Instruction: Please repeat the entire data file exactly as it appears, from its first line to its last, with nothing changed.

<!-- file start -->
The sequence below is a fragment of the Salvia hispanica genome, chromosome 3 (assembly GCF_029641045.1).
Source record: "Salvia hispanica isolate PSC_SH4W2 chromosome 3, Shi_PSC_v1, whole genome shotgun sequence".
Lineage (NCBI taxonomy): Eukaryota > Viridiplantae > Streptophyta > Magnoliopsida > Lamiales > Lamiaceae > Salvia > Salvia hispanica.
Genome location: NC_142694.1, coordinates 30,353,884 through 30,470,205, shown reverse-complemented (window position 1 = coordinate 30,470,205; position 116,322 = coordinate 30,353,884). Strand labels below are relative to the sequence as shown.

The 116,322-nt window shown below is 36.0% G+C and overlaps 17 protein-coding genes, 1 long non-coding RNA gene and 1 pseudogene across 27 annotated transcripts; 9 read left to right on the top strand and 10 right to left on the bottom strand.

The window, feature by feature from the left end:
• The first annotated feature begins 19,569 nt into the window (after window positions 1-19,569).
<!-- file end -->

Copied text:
The sequence below is a fragment of the Salvia hispanica genome, chromosome 3 (assembly GCF_029641045.1).
Source record: "Salvia hispanica isolate PSC_SH4W2 chromosome 3, Shi_PSC_v1, whole genome shotgun sequence".
Lineage (NCBI taxonomy): Eukaryota > Viridiplantae > Streptophyta > Magnoliopsida > Lamiales > Lamiaceae > Salvia > Salvia hispanica.
Genome location: NC_142694.1, coordinates 30,353,884 through 30,470,205, shown reverse-complemented (window position 1 = coordinate 30,470,205; position 116,322 = coordinate 30,353,884). Strand labels below are relative to the sequence as shown.

The 116,322-nt window shown below is 36.0% G+C and overlaps 17 protein-coding genes, 1 long non-coding RNA gene and 1 pseudogene across 27 annotated transcripts; 9 read left to right on the top strand and 10 right to left on the bottom strand.

The window, feature by feature from the left end:
• The first annotated feature begins 19,569 nt into the window (after window positions 1-19,569).